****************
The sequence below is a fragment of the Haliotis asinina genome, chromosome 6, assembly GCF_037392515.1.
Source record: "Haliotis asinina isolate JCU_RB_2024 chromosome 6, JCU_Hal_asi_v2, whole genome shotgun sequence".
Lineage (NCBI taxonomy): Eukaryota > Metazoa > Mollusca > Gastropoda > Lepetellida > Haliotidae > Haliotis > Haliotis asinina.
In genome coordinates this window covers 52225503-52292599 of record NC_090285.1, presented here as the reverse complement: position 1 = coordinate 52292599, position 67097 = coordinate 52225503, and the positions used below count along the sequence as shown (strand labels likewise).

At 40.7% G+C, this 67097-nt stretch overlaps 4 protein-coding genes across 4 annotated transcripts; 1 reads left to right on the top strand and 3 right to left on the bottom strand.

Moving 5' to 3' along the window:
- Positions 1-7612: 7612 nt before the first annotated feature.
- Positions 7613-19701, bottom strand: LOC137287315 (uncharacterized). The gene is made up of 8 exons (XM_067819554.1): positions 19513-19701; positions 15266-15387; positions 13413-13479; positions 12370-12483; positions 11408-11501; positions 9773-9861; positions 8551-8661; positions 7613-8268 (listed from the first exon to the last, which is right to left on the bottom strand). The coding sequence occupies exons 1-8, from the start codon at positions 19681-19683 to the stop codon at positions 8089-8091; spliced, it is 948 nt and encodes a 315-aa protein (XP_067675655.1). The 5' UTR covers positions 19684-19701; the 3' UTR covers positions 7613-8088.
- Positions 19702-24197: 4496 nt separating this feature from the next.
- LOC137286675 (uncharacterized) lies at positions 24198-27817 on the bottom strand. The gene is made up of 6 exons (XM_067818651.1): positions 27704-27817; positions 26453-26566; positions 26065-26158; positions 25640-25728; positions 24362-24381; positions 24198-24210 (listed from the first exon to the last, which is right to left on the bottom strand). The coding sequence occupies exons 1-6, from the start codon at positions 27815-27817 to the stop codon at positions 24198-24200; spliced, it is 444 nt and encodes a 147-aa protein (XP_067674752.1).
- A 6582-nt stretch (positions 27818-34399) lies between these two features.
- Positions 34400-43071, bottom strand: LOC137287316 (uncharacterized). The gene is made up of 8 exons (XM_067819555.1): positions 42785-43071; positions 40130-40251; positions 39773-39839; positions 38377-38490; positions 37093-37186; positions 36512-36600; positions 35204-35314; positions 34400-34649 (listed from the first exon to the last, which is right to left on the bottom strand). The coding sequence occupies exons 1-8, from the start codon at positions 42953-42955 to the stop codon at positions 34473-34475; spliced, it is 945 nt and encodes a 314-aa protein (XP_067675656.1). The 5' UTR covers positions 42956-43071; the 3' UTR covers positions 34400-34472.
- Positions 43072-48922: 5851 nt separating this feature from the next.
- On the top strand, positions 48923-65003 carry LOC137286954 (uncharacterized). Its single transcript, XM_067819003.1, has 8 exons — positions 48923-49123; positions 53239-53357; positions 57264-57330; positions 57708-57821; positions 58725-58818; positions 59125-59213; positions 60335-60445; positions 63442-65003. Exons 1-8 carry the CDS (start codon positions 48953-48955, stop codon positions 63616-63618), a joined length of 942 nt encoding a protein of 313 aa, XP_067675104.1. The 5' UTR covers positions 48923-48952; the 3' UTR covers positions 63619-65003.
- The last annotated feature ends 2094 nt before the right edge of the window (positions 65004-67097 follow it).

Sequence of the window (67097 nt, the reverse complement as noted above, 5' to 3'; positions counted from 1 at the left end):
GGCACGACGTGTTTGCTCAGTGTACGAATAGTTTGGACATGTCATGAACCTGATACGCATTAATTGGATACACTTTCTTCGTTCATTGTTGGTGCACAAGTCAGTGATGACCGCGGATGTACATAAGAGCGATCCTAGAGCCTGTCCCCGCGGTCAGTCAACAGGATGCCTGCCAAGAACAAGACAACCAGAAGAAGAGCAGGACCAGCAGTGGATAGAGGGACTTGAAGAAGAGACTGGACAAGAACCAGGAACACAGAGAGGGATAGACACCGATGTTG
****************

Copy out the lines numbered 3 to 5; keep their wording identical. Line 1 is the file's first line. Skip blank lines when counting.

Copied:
Lineage (NCBI taxonomy): Eukaryota > Metazoa > Mollusca > Gastropoda > Lepetellida > Haliotidae > Haliotis > Haliotis asinina.
In genome coordinates this window covers 52225503-52292599 of record NC_090285.1, presented here as the reverse complement: position 1 = coordinate 52292599, position 67097 = coordinate 52225503, and the positions used below count along the sequence as shown (strand labels likewise).

At 40.7% G+C, this 67097-nt stretch overlaps 4 protein-coding genes across 4 annotated transcripts; 1 reads left to right on the top strand and 3 right to left on the bottom strand.